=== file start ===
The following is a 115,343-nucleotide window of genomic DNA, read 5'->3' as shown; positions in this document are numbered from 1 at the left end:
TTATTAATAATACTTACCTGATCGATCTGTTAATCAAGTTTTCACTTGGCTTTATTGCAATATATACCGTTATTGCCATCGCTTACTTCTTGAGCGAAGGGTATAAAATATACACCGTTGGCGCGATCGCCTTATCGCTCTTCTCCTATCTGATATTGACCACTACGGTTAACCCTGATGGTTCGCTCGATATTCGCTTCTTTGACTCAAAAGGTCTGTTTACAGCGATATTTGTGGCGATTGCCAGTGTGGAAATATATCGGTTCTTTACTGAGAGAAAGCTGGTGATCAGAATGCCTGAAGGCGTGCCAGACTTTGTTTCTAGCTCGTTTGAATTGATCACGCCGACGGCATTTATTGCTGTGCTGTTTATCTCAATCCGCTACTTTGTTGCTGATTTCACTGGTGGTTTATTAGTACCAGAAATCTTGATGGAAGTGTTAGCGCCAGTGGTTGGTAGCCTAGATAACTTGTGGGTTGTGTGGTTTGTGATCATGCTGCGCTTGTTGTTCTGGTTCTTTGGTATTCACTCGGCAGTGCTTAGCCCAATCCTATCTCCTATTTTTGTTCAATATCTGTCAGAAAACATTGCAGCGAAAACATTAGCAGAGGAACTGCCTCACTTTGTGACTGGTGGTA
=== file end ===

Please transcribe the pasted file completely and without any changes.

The following is a 115,343-nucleotide window of genomic DNA, read 5'->3' as shown; positions in this document are numbered from 1 at the left end:
TTATTAATAATACTTACCTGATCGATCTGTTAATCAAGTTTTCACTTGGCTTTATTGCAATATATACCGTTATTGCCATCGCTTACTTCTTGAGCGAAGGGTATAAAATATACACCGTTGGCGCGATCGCCTTATCGCTCTTCTCCTATCTGATATTGACCACTACGGTTAACCCTGATGGTTCGCTCGATATTCGCTTCTTTGACTCAAAAGGTCTGTTTACAGCGATATTTGTGGCGATTGCCAGTGTGGAAATATATCGGTTCTTTACTGAGAGAAAGCTGGTGATCAGAATGCCTGAAGGCGTGCCAGACTTTGTTTCTAGCTCGTTTGAATTGATCACGCCGACGGCATTTATTGCTGTGCTGTTTATCTCAATCCGCTACTTTGTTGCTGATTTCACTGGTGGTTTATTAGTACCAGAAATCTTGATGGAAGTGTTAGCGCCAGTGGTTGGTAGCCTAGATAACTTGTGGGTTGTGTGGTTTGTGATCATGCTGCGCTTGTTGTTCTGGTTCTTTGGTATTCACTCGGCAGTGCTTAGCCCAATCCTATCTCCTATTTTTGTTCAATATCTGTCAGAAAACATTGCAGCGAAAACATTAGCAGAGGAACTGCCTCACTTTGTGACTGGTGGTA